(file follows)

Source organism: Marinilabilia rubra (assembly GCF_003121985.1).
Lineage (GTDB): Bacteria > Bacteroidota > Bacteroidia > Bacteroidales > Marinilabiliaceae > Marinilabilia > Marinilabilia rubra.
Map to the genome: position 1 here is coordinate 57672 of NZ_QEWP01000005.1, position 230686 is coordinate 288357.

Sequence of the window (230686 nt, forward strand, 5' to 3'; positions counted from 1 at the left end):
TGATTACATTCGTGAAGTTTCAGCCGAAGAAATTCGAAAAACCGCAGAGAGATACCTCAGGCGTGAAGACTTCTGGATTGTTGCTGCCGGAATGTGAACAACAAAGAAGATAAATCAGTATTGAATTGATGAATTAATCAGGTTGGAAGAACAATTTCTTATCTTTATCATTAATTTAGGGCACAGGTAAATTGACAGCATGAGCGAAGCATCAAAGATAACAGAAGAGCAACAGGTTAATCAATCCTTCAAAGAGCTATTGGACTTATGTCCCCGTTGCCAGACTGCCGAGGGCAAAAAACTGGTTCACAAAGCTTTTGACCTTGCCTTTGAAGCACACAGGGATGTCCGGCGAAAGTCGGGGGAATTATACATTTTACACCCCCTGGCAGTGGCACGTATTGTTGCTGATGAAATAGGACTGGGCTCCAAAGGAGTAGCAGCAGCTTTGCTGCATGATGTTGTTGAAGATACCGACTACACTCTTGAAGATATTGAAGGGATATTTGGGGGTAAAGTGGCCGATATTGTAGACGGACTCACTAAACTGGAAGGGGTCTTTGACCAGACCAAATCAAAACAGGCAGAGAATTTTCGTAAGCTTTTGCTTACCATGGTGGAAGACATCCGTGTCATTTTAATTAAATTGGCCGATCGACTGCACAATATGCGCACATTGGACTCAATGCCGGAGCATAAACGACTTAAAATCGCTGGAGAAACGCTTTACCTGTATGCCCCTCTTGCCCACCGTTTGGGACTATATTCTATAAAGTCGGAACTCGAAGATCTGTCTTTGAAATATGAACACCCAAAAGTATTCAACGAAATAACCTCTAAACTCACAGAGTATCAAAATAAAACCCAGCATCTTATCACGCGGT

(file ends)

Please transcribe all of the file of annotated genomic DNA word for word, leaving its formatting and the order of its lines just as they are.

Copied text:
Source organism: Marinilabilia rubra (assembly GCF_003121985.1).
Lineage (GTDB): Bacteria > Bacteroidota > Bacteroidia > Bacteroidales > Marinilabiliaceae > Marinilabilia > Marinilabilia rubra.
Map to the genome: position 1 here is coordinate 57672 of NZ_QEWP01000005.1, position 230686 is coordinate 288357.

Sequence of the window (230686 nt, forward strand, 5' to 3'; positions counted from 1 at the left end):
TGATTACATTCGTGAAGTTTCAGCCGAAGAAATTCGAAAAACCGCAGAGAGATACCTCAGGCGTGAAGACTTCTGGATTGTTGCTGCCGGAATGTGAACAACAAAGAAGATAAATCAGTATTGAATTGATGAATTAATCAGGTTGGAAGAACAATTTCTTATCTTTATCATTAATTTAGGGCACAGGTAAATTGACAGCATGAGCGAAGCATCAAAGATAACAGAAGAGCAACAGGTTAATCAATCCTTCAAAGAGCTATTGGACTTATGTCCCCGTTGCCAGACTGCCGAGGGCAAAAAACTGGTTCACAAAGCTTTTGACCTTGCCTTTGAAGCACACAGGGATGTCCGGCGAAAGTCGGGGGAATTATACATTTTACACCCCCTGGCAGTGGCACGTATTGTTGCTGATGAAATAGGACTGGGCTCCAAAGGAGTAGCAGCAGCTTTGCTGCATGATGTTGTTGAAGATACCGACTACACTCTTGAAGATATTGAAGGGATATTTGGGGGTAAAGTGGCCGATATTGTAGACGGACTCACTAAACTGGAAGGGGTCTTTGACCAGACCAAATCAAAACAGGCAGAGAATTTTCGTAAGCTTTTGCTTACCATGGTGGAAGACATCCGTGTCATTTTAATTAAATTGGCCGATCGACTGCACAATATGCGCACATTGGACTCAATGCCGGAGCATAAACGACTTAAAATCGCTGGAGAAACGCTTTACCTGTATGCCCCTCTTGCCCACCGTTTGGGACTATATTCTATAAAGTCGGAACTCGAAGATCTGTCTTTGAAATATGAACACCCAAAAGTATTCAACGAAATAACCTCTAAACTCACAGAGTATCAAAATAAAACCCAGCATCTTATCACGCGGT